To recap: if a business has a strong frame of reference in place – its Promise of Value and its ‘way we do things round here’ – then it can be confident that any changes that occur will be consistent with that frame of reference.
This means that not only a business can afford to be open to small variations (what Holacracy calls ‘tensions’), it needs to be – especially to small, persistent variations that are driven by the people it serves – its customers.
This in turn means that it makes sense to give people full autonomy to respond to variation, because you know they will do so in line with the Promise of Value at the core of the business, so no harm will be done, and because what starts as a small variation may well turn into a new opportunity, a new product or service, a new way of doing things, that makes the business stronger and more stable over time.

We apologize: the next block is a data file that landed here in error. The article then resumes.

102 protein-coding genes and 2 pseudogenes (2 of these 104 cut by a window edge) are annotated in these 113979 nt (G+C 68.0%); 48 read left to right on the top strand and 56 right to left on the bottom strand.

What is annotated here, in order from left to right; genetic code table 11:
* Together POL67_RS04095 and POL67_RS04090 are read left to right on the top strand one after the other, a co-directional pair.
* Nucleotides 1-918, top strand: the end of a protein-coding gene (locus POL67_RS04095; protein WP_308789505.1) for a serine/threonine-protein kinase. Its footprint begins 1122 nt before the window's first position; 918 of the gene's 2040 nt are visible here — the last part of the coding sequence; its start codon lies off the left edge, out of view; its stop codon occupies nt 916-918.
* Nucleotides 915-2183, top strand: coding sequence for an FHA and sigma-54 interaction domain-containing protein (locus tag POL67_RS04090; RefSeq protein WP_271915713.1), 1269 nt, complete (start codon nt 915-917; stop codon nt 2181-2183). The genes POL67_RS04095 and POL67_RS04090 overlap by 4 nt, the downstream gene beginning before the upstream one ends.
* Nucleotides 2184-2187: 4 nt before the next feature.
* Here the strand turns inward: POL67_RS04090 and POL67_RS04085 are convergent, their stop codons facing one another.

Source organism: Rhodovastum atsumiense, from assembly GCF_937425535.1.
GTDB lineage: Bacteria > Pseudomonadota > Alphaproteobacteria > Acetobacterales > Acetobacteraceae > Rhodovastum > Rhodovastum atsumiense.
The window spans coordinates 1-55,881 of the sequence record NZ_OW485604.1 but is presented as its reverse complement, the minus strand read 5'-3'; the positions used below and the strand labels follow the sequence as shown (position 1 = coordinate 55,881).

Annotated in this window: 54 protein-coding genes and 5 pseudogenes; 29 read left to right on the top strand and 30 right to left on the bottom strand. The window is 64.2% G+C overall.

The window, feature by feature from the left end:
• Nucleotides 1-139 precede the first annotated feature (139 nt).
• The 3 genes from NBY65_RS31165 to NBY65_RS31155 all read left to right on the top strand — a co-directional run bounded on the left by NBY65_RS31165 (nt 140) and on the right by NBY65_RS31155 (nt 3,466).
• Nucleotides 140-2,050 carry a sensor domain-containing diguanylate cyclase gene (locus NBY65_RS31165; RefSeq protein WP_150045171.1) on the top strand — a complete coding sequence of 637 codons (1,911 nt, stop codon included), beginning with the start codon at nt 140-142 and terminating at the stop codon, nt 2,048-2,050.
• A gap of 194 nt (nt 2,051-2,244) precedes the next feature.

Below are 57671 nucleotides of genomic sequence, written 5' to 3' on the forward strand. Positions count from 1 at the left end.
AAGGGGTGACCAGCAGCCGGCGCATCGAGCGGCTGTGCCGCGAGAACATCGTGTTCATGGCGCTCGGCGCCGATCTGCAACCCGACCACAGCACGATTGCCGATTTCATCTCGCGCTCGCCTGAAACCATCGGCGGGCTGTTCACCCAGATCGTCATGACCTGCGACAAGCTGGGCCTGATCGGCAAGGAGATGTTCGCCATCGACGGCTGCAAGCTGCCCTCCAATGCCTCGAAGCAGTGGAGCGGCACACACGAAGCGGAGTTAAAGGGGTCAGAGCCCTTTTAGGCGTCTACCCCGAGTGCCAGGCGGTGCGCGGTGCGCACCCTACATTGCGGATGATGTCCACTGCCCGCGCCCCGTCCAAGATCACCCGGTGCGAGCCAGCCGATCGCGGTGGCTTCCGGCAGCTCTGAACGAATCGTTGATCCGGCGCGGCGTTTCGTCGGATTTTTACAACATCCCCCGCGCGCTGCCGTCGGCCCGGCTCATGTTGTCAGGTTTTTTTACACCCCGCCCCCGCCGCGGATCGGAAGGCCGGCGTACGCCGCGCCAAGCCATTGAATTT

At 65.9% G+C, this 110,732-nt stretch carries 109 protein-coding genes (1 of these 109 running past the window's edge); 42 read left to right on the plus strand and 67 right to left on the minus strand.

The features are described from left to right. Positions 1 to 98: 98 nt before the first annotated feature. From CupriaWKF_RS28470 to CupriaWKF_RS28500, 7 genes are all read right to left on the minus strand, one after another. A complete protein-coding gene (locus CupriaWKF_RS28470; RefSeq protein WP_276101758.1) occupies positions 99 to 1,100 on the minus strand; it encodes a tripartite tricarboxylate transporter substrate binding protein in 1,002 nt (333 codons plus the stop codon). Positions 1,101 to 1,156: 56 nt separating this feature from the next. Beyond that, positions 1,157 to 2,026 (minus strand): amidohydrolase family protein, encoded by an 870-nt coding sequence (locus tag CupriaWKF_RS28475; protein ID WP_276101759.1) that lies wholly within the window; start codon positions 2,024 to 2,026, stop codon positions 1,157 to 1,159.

Most of us like things to stay the same, we seek order and predictability. We fear that loosening control will lead to too much fluctuation and eventually chaos, so we tend to keep systems rigid and control centralised.
The paradox is that the opposite is what we need to maintain the identity and stability of our business over the long term.